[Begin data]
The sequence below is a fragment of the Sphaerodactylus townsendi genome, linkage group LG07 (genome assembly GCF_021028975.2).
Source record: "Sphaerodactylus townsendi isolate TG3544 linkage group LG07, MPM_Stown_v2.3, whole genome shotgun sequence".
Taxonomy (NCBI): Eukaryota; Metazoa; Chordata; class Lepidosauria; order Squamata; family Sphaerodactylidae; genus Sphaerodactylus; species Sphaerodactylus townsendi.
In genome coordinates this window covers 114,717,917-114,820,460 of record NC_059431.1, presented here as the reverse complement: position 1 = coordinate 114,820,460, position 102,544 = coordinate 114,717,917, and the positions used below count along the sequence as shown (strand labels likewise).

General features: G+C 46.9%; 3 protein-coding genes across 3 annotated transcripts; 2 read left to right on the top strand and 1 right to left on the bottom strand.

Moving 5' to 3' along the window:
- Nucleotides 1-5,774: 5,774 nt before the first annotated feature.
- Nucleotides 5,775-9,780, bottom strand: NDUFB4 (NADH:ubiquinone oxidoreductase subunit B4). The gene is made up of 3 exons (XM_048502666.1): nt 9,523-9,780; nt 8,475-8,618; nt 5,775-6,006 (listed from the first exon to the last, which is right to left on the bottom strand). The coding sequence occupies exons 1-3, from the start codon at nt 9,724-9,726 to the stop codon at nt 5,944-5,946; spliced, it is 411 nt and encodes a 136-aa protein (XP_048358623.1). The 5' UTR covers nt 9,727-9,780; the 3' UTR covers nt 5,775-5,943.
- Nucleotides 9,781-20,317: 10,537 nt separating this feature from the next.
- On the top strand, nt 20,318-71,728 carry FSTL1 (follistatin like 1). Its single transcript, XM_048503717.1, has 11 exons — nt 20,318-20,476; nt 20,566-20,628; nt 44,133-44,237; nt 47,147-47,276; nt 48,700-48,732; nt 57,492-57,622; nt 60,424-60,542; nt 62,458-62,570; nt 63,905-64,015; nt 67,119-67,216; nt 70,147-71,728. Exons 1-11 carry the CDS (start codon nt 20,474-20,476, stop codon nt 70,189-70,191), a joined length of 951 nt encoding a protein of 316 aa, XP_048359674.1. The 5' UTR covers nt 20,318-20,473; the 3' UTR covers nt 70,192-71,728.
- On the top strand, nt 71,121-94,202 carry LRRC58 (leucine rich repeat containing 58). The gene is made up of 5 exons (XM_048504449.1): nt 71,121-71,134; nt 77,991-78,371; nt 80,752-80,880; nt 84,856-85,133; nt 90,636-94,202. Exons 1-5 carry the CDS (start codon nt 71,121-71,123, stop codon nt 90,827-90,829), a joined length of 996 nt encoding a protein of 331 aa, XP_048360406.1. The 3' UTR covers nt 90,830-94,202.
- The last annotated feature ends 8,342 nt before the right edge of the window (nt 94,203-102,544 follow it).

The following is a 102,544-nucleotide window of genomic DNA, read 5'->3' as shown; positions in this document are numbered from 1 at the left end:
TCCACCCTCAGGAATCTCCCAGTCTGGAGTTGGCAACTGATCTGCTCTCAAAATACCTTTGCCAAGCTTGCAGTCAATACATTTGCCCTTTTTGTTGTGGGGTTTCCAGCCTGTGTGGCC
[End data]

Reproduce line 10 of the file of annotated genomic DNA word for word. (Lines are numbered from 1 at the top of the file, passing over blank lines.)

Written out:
- On the top strand, nt 20,318-71,728 carry FSTL1 (follistatin like 1). Its single transcript, XM_048503717.1, has 11 exons — nt 20,318-20,476; nt 20,566-20,628; nt 44,133-44,237; nt 47,147-47,276; nt 48,700-48,732; nt 57,492-57,622; nt 60,424-60,542; nt 62,458-62,570; nt 63,905-64,015; nt 67,119-67,216; nt 70,147-71,728. Exons 1-11 carry the CDS (start codon nt 20,474-20,476, stop codon nt 70,189-70,191), a joined length of 951 nt encoding a protein of 316 aa, XP_048359674.1. The 5' UTR covers nt 20,318-20,473; the 3' UTR covers nt 70,192-71,728.